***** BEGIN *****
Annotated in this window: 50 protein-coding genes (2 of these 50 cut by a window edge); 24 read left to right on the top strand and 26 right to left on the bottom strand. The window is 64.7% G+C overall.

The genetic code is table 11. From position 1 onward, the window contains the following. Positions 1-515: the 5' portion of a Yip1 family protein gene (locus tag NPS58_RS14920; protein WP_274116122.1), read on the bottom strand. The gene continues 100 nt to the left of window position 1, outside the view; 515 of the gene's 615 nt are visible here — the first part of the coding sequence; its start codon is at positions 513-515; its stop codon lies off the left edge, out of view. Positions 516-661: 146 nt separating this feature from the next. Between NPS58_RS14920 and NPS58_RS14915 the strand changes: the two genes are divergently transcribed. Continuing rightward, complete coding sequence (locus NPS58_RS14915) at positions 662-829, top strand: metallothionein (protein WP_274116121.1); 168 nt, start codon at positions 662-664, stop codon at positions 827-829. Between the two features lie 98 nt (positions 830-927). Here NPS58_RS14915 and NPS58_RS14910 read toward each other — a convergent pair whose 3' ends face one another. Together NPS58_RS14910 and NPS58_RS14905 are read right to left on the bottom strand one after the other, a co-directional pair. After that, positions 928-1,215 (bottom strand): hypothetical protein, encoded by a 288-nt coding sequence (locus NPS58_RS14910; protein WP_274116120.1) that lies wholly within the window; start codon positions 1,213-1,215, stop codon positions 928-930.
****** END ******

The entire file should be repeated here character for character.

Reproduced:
Annotated in this window: 50 protein-coding genes (2 of these 50 cut by a window edge); 24 read left to right on the top strand and 26 right to left on the bottom strand. The window is 64.7% G+C overall.

The genetic code is table 11. From position 1 onward, the window contains the following. Positions 1-515: the 5' portion of a Yip1 family protein gene (locus tag NPS58_RS14920; protein WP_274116122.1), read on the bottom strand. The gene continues 100 nt to the left of window position 1, outside the view; 515 of the gene's 615 nt are visible here — the first part of the coding sequence; its start codon is at positions 513-515; its stop codon lies off the left edge, out of view. Positions 516-661: 146 nt separating this feature from the next. Between NPS58_RS14920 and NPS58_RS14915 the strand changes: the two genes are divergently transcribed. Continuing rightward, complete coding sequence (locus NPS58_RS14915) at positions 662-829, top strand: metallothionein (protein WP_274116121.1); 168 nt, start codon at positions 662-664, stop codon at positions 827-829. Between the two features lie 98 nt (positions 830-927). Here NPS58_RS14915 and NPS58_RS14910 read toward each other — a convergent pair whose 3' ends face one another. Together NPS58_RS14910 and NPS58_RS14905 are read right to left on the bottom strand one after the other, a co-directional pair. After that, positions 928-1,215 (bottom strand): hypothetical protein, encoded by a 288-nt coding sequence (locus NPS58_RS14910; protein WP_274116120.1) that lies wholly within the window; start codon positions 1,213-1,215, stop codon positions 928-930.